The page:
You're likely to start by seeing your family doctor or a general practitioner. However, if your separated shoulder is severe, you might be referred to a doctor who specializes in bones and joints.
Here's information to help you get ready for your appointment.
What you can do
Make a list of:
- Your symptoms, including any that seem unrelated to the reason for your appointment
- Key personal information, including recent accidents or participation in contact sports
- All medications, vitamins or other supplements you take, including the doses
- Questions to ask your doctor
Take a family member or friend along, if possible, to help you remember the information you're given.
For a separated shoulder, some basic questions to ask your doctor include:
- How severe is my injury?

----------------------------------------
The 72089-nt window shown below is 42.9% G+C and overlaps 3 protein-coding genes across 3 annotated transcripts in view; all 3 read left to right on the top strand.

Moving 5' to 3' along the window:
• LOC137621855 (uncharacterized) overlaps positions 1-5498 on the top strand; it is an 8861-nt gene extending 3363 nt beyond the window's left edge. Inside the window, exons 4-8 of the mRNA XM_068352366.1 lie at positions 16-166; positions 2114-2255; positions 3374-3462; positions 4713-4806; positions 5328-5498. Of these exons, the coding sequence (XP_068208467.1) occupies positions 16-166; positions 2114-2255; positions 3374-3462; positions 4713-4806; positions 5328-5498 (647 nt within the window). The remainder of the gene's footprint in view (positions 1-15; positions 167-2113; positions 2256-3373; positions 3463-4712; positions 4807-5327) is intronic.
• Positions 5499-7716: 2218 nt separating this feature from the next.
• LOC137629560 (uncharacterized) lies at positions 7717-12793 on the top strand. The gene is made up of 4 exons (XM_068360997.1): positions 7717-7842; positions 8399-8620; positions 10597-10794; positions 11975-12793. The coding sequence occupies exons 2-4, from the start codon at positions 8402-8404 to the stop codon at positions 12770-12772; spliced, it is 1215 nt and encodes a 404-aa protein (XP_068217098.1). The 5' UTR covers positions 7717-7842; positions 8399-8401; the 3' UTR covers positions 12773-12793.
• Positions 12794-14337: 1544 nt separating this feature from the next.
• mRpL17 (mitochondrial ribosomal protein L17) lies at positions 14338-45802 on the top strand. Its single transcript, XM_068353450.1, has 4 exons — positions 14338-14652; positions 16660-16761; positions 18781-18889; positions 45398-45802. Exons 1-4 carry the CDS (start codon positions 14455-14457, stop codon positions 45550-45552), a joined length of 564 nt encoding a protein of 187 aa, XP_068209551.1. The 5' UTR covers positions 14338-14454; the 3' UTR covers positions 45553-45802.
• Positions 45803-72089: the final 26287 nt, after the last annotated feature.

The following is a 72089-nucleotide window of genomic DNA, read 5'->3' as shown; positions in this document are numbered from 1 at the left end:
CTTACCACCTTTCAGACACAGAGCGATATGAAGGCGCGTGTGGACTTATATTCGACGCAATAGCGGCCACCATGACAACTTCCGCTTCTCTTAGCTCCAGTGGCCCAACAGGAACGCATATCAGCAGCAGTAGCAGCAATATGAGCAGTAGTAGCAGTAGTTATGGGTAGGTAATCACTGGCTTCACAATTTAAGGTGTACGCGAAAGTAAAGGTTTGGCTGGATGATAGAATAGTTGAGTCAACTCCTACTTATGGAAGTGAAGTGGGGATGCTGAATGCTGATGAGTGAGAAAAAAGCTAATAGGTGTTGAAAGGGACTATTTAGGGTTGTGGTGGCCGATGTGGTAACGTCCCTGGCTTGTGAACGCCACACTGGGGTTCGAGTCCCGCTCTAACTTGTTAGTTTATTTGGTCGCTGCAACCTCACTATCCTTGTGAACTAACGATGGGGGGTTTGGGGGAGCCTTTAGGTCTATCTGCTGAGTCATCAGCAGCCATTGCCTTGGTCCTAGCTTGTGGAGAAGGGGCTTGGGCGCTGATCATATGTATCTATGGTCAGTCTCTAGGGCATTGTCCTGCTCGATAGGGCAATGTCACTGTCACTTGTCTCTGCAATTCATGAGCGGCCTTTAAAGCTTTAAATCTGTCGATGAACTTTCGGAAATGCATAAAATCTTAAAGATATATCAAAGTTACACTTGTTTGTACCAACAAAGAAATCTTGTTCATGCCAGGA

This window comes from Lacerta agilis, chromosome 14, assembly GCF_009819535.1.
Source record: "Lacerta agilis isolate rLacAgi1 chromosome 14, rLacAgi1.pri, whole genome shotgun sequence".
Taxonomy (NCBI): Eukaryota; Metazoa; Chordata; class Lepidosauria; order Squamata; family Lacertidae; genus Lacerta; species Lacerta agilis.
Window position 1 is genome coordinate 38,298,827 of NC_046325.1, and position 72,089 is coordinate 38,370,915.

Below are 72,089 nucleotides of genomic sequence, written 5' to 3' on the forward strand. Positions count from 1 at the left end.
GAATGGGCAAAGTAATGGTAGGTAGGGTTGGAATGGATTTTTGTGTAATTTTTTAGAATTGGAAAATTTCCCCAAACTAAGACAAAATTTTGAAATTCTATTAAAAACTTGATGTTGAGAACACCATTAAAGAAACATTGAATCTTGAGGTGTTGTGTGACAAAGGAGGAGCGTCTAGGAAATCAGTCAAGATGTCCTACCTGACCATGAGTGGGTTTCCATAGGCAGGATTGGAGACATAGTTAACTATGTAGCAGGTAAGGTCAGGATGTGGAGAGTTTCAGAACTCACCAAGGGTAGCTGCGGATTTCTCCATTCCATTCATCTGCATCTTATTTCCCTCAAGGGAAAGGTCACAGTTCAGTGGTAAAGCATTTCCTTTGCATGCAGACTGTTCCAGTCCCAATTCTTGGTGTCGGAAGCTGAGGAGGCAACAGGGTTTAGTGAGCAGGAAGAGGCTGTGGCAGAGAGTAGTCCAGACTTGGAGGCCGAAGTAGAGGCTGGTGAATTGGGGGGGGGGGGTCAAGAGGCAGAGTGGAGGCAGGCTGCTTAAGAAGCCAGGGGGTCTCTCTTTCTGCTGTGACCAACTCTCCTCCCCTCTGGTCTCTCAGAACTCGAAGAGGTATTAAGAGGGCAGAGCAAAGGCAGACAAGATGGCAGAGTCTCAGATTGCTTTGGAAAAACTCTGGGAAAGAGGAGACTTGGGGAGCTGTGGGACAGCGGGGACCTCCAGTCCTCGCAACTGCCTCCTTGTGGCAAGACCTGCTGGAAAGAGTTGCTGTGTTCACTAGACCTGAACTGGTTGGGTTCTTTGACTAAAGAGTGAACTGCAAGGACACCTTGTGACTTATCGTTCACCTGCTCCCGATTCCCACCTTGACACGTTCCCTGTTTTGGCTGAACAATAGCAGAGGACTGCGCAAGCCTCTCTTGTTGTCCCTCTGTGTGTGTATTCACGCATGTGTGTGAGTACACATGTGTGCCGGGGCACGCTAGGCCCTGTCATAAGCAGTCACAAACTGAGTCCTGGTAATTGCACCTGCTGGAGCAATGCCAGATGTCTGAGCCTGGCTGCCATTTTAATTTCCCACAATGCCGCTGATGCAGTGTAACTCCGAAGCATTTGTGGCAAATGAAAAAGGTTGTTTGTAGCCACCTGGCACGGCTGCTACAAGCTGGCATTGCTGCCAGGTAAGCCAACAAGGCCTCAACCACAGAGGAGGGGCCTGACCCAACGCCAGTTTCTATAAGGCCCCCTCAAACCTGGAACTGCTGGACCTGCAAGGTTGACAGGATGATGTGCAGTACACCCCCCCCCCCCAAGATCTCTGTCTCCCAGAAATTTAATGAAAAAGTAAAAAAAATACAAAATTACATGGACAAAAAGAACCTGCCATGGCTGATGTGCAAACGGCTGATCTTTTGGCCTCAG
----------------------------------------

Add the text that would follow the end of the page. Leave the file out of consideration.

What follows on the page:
- Will I need surgery?
- How long before I regain strength in my shoulder?
- Will I be able to return to my sport after I recover?
- What can I do to protect my shoulder from future injuries?
- Do you recommend any particular exercises to strengthen my shoulder?
- Do you have brochures or printed material that I can have? What websites do you recommend?
Don't hesitate to ask other questions.
What to expect from your doctor
Your doctor is likely to ask you several questions, such as:
- How much does your shoulder hurt on a scale of 1 to 10?
- When did your shoulder pain begin?
- Do you have numbness or tingling in your arm or hand?
- Do you know what triggered your symptoms? For instance, have you fallen or participated in contact sports recently?
- Have you injured your shoulder before?
- What, if anything, seems to improve your pain?
- What, if anything, appears to worsen your pain?
Nov. 22, 2016
- Koehler SM. Acromioclavicular joint injuries. http://www.uptodate.com/home. Accessed June 17, 2016.
- Shoulder separation. American Academy of Orthopaedic Surgeons. http://orthoinfo.aaos.org/topic.cfm?topic=A00033. Accessed June 17, 2016.
- Safran MR, et al. Acromioclavicular separation (separated shoulder). In: Instructions for Sports Medicine Patients. 2nd ed. Philadelphia, Pa.: Sauders Elsevier; 2012. http://www/clinicalkey.com. Accessed June 17, 2016.